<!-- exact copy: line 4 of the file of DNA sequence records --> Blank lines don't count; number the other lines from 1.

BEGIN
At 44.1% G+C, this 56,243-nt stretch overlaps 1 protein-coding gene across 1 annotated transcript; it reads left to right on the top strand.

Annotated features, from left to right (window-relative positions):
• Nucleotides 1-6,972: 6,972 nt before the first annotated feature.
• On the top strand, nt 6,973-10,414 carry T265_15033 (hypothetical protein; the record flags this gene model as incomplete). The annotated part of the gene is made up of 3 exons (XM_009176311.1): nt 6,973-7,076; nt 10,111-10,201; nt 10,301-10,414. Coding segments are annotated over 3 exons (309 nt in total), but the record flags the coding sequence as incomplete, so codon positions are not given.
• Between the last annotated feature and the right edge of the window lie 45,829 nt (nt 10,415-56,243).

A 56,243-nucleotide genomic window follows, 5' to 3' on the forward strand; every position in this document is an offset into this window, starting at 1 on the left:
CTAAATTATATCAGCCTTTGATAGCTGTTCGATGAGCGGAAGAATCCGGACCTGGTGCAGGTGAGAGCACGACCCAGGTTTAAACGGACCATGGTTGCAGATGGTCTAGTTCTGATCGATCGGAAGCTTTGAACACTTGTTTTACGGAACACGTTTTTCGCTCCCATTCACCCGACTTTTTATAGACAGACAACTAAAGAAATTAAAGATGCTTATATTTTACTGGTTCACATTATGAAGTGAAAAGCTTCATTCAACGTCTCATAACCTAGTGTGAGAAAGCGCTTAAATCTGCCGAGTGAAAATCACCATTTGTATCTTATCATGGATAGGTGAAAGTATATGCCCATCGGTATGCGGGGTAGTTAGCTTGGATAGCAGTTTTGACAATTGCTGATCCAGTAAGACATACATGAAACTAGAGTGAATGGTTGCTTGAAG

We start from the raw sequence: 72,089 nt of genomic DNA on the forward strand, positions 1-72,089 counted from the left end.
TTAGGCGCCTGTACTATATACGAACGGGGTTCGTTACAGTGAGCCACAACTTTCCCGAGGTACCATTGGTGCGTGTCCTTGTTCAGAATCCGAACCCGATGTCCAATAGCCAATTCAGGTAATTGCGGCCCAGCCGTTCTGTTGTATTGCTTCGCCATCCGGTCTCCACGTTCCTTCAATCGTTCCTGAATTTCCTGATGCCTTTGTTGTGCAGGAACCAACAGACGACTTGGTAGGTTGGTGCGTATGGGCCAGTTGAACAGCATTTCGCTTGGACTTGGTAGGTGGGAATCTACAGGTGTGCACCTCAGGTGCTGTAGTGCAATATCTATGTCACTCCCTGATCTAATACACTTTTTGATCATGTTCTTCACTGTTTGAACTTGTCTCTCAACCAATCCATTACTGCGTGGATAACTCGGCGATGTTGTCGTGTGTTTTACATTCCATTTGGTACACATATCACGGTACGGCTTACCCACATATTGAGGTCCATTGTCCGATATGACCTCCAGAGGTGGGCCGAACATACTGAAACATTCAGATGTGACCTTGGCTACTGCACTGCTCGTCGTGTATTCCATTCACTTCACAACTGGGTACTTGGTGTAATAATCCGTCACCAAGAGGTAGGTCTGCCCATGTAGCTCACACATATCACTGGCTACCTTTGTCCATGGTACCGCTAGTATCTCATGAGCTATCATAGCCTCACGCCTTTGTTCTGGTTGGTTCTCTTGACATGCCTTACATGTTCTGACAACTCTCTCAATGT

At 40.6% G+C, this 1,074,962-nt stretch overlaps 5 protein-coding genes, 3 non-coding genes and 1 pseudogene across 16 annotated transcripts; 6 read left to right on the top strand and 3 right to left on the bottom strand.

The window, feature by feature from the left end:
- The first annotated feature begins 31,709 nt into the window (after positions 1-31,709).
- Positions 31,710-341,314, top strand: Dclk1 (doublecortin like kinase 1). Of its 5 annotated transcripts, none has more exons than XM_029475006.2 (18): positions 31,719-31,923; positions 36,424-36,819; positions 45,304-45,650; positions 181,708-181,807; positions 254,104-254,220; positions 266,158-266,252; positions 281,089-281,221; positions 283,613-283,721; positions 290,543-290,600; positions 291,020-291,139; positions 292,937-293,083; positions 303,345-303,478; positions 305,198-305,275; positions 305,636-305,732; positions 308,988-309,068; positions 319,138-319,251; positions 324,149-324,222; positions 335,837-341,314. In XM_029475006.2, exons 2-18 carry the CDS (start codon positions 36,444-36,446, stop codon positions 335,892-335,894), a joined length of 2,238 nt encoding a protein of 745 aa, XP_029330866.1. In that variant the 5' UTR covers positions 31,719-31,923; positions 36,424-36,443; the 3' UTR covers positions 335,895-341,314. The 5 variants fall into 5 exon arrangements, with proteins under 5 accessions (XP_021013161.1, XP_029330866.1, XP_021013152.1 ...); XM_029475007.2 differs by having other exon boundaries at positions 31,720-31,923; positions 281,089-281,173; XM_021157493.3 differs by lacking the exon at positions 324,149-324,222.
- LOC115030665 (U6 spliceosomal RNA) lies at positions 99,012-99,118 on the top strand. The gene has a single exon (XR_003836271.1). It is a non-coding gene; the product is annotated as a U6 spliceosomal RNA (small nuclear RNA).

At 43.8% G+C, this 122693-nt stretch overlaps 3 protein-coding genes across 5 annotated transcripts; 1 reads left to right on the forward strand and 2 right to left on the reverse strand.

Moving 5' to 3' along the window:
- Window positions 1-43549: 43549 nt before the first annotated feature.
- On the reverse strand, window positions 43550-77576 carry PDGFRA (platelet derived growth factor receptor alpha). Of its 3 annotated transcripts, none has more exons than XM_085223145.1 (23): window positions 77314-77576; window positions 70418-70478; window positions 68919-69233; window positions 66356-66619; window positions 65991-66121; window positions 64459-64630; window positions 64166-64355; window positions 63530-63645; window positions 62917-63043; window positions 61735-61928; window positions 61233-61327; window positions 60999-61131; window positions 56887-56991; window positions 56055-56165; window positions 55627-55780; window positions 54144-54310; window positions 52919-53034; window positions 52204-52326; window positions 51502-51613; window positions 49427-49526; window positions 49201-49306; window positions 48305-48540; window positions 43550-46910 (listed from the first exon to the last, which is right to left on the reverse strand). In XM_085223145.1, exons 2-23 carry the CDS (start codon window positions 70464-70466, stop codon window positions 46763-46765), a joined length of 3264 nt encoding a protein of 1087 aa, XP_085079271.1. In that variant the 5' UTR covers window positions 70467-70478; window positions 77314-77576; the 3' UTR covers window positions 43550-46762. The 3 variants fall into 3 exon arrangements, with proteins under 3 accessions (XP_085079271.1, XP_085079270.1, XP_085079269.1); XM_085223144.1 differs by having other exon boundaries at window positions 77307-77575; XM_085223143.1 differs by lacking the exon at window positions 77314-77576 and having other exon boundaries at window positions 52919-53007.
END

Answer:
• On the top strand, nt 6,973-10,414 carry T265_15033 (hypothetical protein; the record flags this gene model as incomplete). The annotated part of the gene is made up of 3 exons (XM_009176311.1): nt 6,973-7,076; nt 10,111-10,201; nt 10,301-10,414. Coding segments are annotated over 3 exons (309 nt in total), but the record flags the coding sequence as incomplete, so codon positions are not given.